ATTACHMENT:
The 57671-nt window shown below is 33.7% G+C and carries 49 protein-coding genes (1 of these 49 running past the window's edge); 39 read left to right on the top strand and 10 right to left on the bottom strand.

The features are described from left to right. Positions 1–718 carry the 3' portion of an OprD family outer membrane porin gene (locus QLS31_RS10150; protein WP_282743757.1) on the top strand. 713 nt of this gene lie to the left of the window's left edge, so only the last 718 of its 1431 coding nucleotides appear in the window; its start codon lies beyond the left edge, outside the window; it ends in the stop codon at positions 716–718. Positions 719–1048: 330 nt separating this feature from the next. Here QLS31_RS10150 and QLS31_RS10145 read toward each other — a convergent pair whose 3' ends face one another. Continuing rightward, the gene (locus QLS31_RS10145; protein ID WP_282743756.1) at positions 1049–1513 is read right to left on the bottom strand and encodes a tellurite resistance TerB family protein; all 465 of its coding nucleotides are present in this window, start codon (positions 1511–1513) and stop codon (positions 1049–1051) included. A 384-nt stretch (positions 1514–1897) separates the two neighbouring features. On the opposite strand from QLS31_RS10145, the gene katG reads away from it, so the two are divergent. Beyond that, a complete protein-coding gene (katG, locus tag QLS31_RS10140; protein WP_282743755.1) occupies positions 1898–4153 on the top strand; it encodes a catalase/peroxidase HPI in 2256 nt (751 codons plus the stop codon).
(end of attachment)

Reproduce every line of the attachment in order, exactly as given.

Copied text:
The 57671-nt window shown below is 33.7% G+C and carries 49 protein-coding genes (1 of these 49 running past the window's edge); 39 read left to right on the top strand and 10 right to left on the bottom strand.

The features are described from left to right. Positions 1–718 carry the 3' portion of an OprD family outer membrane porin gene (locus QLS31_RS10150; protein WP_282743757.1) on the top strand. 713 nt of this gene lie to the left of the window's left edge, so only the last 718 of its 1431 coding nucleotides appear in the window; its start codon lies beyond the left edge, outside the window; it ends in the stop codon at positions 716–718. Positions 719–1048: 330 nt separating this feature from the next. Here QLS31_RS10150 and QLS31_RS10145 read toward each other — a convergent pair whose 3' ends face one another. Continuing rightward, the gene (locus QLS31_RS10145; protein ID WP_282743756.1) at positions 1049–1513 is read right to left on the bottom strand and encodes a tellurite resistance TerB family protein; all 465 of its coding nucleotides are present in this window, start codon (positions 1511–1513) and stop codon (positions 1049–1051) included. A 384-nt stretch (positions 1514–1897) separates the two neighbouring features. On the opposite strand from QLS31_RS10145, the gene katG reads away from it, so the two are divergent. Beyond that, a complete protein-coding gene (katG, locus tag QLS31_RS10140; protein WP_282743755.1) occupies positions 1898–4153 on the top strand; it encodes a catalase/peroxidase HPI in 2256 nt (751 codons plus the stop codon).